Apoptosis, also called programmed cell death to discriminate it from necrosis, is characterized by : chromatin condensation, apoptotic body formation, fragmentation of DNA into oligonucleosome sized pieces, swelling and progressive cell degradation. We examined morphological and biochemical changes of T-lymphocytes following gamma irradiation exposure. The results are followings. 1) Murine lymphocytes have several characteristics : The irradiated cells undergo morphological and biochemical changes characteristic of apoptosis, causing growth delay. (0.01, 0.1, 1.0 Gy) 2) The onset of DNA fragmentation in cells occurs after one more cell divisions. 3) DNA fragmentation in cells occurs in all irradiated group (0.1, 1.0, 2.0, 4.0 Gy, 24 hours following gamma radiation exposure) 4) Apoptotic bodies were detected by confocal microscope with ease when compared with electron microscope. For the developing technology for minimizing radiation damage, the following experimental works have been done. 1) Establishment of experimental system for pre-screening of radioprotectants - Screening of protective substances using TSH bioindicator - Efficacy test of some radioprotective materials 2) TSH bioindicator system can make a scientific role in screening unknown materials for their possible radioprotective effect. (author). 42 refs., 3 tabs., 9 figs

  20. Study on technology for minimizing radiation risk

    Energy Technology Data Exchange (ETDEWEB)

    Lee, Jeong Ho; Kim, In Gyu; Kim, Jin Kyu; Lee, Kang Suk; Kim, Kug Chan; Chun, Ki Chung

    1997-01-01

    Apoptosis, also called programmed cell death to discriminate it from necrosis, is characterized by : chromatin condensation, apoptotic body formation, fragmentation of DNA into oligonucleosome sized pieces, swelling and progressive cell degradation. We examined morphological and biochemical changes of T-lymphocytes following gamma irradiation exposure. The results are followings. (1) Murine lymphocytes have several characteristics : The irradiated cells undergo morphological and biochemical changes characteristic of apoptosis, causing growth delay. (0.01, 0.1, 1.0 Gy) (2) The onset of DNA fragmentation in cells occurs after one more cell divisions. (3) DNA fragmentation in cells occurs in all irradiated group (0.1, 1.0, 2.0, 4.0 Gy, 24 hours following gamma radiation exposure) (4) Apoptotic bodies were detected by confocal microscope with ease when compared with electron microscope. For the developing technology for minimizing radiation damage, the following experimental works have been done. (1) Establishment of experimental system for pre-screening of radioprotectants - Screening of protective substances using TSH bioindicator - Efficacy test of some radioprotective materials (2) TSH bioindicator system can make a scientific role in screening unknown materials for their possible radioprotective effect. (author). 42 refs., 3 tabs., 9 figs.

  1. Exposure Risks Among Children Undergoing Radiation Therapy: Considerations in the Era of Image Guided Radiation Therapy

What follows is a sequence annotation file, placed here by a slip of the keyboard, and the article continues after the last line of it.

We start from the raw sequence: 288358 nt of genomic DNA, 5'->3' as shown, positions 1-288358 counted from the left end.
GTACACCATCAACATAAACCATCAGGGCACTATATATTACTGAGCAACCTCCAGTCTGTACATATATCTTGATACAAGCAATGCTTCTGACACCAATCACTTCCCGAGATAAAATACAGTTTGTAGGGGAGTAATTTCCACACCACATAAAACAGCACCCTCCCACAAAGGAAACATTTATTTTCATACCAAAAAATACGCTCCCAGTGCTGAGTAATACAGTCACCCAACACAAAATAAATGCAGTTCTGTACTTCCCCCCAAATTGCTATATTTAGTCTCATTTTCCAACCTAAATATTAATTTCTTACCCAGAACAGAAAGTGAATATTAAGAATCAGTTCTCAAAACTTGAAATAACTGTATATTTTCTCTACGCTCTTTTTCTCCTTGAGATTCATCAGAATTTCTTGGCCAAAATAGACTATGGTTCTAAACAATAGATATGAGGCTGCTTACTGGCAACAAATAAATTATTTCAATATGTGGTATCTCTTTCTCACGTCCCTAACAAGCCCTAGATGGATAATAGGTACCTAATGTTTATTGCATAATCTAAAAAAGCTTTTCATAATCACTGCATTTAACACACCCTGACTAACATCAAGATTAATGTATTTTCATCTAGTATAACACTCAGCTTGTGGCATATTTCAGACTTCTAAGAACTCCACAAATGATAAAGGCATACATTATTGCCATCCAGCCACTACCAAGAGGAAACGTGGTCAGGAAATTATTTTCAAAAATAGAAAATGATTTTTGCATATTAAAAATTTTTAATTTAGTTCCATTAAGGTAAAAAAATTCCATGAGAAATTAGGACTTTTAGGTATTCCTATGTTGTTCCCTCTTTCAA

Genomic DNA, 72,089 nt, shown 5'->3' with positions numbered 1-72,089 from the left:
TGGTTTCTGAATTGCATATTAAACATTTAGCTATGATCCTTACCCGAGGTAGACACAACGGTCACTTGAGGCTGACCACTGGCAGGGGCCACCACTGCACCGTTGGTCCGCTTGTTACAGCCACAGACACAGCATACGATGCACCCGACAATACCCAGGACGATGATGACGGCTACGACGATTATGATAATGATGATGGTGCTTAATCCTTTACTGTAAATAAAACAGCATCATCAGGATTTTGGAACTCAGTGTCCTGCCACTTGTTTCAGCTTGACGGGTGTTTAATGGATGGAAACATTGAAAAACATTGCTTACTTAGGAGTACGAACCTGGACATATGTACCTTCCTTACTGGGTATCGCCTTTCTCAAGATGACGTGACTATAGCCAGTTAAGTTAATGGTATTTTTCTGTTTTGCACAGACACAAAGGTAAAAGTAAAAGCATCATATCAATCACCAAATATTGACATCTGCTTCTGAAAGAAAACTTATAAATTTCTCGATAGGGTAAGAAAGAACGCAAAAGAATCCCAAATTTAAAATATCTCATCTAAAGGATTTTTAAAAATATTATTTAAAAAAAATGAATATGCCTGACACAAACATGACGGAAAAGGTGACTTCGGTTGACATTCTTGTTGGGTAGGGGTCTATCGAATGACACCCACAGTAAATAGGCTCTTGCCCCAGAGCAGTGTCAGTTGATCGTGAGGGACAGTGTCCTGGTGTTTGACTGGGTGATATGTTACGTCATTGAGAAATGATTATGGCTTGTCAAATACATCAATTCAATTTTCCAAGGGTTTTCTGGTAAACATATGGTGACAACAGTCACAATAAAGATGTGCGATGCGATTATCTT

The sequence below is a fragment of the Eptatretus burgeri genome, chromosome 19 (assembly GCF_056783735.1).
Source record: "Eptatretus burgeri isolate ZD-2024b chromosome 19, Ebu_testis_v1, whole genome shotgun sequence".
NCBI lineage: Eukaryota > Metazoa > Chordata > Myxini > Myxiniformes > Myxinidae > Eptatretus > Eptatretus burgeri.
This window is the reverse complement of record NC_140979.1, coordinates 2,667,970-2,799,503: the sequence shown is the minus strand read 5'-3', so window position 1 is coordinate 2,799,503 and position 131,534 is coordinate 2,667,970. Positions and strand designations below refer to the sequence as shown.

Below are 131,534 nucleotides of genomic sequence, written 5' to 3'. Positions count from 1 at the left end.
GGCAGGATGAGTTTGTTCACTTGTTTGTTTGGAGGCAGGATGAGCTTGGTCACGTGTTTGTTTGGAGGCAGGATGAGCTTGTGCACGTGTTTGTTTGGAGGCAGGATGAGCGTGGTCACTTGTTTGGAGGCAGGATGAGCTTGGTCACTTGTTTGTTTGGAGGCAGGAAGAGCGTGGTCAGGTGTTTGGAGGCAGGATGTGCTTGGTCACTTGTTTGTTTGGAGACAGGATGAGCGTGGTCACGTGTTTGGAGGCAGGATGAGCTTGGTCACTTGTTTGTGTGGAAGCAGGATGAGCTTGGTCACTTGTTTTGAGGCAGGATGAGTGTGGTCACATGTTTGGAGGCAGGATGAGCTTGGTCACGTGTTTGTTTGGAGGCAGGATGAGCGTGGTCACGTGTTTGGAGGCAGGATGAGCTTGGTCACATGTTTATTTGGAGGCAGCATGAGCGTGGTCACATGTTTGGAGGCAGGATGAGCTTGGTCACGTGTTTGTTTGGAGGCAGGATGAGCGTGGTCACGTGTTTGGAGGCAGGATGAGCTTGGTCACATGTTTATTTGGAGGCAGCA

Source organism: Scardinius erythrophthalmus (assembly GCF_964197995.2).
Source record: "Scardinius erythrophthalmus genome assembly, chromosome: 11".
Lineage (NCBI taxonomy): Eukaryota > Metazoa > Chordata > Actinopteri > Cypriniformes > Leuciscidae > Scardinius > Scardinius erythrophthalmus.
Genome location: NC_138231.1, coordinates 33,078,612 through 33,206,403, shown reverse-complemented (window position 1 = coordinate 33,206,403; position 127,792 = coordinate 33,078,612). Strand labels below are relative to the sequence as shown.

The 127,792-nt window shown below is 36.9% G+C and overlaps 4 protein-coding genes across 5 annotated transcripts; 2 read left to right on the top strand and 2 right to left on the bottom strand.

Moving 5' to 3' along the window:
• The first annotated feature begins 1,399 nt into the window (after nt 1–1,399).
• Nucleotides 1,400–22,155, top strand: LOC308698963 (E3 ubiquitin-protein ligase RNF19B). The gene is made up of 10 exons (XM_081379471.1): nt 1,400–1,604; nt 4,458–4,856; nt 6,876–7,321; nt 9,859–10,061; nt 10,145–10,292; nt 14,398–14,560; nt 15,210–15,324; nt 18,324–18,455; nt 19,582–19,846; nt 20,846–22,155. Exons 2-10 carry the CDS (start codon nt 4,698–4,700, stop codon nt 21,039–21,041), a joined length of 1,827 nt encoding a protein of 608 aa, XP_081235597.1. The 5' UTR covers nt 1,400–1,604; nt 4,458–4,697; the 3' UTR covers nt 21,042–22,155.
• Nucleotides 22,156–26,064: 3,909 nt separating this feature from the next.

International Nuclear Information System (INIS)

    Hess, Clayton B.; Thompson, Holly M.; Benedict, Stanley H.; Seibert, J. Anthony; Wong, Kenneth; Vaughan, Andrew T.; Chen, Allen M.

    2016-01-01

    Recent improvements in toxicity profiles of pediatric oncology patients are attributable, in part, to advances in the field of radiation oncology such as intensity modulated radiation (IMRT) and proton therapy (IMPT). While IMRT and IMPT deliver highly conformal dose to targeted volumes, they commonly demand the addition of 2- or 3-dimensional imaging for precise positioning—a technique known as image guided radiation therapy (IGRT). In this manuscript we address strategies to further minimize exposure risk in children by reducing effective IGRT dose. Portal X rays and cone beam computed tomography (CBCT) are commonly used to verify patient position during IGRT and, because their relative radiation exposure is far less than the radiation absorbed from therapeutic treatment beams, their sometimes significant contribution to cumulative risk can be easily overlooked. Optimizing the conformality of IMRT/IMPT while simultaneously ignoring IGRT dose may result in organs at risk being exposed to a greater proportion of radiation from IGRT than from therapeutic beams. Over a treatment course, cumulative central-axis CBCT effective dose can approach or supersede the amount of radiation absorbed from a single treatment fraction, a theoretical increase of 3% to 5% in mutagenic risk. In select scenarios, this may result in the underprediction of acute and late toxicity risk (such as azoospermia, ovarian dysfunction, or increased lifetime mutagenic risk) in radiation-sensitive organs and patients. Although dependent on variables such as patient age, gender, weight, body habitus, anatomic location, and dose-toxicity thresholds, modifying IGRT use and acquisition parameters such as frequency, imaging modality, beam energy, current, voltage, rotational degree, collimation, field size, reconstruction algorithm, and documentation can reduce exposure, avoid unnecessary toxicity, and achieve doses as low as reasonably achievable, promoting a culture and practice of “gentle IGRT.”